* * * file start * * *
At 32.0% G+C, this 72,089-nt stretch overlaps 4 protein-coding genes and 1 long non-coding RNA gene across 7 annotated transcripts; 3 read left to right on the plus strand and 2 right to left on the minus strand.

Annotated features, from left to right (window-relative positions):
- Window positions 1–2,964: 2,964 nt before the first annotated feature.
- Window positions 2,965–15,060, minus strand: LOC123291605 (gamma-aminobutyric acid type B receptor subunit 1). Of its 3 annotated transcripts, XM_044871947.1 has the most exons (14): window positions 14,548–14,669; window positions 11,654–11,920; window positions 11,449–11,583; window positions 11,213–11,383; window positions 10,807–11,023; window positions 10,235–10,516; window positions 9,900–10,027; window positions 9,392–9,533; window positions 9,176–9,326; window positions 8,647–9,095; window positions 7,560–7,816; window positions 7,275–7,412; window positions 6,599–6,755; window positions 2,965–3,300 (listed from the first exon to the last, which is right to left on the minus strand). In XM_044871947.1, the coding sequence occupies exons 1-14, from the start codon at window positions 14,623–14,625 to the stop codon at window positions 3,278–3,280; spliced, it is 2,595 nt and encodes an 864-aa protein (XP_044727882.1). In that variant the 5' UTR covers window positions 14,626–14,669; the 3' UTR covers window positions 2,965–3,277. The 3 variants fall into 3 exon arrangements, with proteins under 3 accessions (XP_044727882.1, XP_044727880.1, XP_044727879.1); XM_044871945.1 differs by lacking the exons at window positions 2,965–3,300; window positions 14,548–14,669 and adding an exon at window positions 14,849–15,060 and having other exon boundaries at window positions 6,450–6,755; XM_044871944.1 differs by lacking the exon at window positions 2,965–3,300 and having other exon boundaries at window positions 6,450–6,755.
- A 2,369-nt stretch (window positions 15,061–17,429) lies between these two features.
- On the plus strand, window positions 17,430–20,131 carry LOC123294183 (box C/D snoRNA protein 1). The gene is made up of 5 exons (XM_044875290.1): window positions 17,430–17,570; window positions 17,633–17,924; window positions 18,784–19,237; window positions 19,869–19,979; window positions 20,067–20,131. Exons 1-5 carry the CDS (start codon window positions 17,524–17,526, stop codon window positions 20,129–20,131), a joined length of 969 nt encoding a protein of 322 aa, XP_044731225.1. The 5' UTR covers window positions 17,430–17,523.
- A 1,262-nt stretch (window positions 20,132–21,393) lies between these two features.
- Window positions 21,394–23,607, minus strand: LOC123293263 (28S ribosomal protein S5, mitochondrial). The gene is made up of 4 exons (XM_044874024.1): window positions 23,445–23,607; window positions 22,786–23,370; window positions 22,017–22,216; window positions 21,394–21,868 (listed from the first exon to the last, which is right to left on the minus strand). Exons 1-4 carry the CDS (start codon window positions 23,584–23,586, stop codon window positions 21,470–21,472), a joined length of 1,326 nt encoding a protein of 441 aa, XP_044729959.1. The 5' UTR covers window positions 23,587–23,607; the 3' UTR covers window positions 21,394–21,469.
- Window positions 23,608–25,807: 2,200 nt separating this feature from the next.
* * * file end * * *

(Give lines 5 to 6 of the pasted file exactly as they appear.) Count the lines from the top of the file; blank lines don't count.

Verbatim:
- A 2,369-nt stretch (window positions 15,061–17,429) lies between these two features.
- On the plus strand, window positions 17,430–20,131 carry LOC123294183 (box C/D snoRNA protein 1). The gene is made up of 5 exons (XM_044875290.1): window positions 17,430–17,570; window positions 17,633–17,924; window positions 18,784–19,237; window positions 19,869–19,979; window positions 20,067–20,131. Exons 1-5 carry the CDS (start codon window positions 17,524–17,526, stop codon window positions 20,129–20,131), a joined length of 969 nt encoding a protein of 322 aa, XP_044731225.1. The 5' UTR covers window positions 17,430–17,523.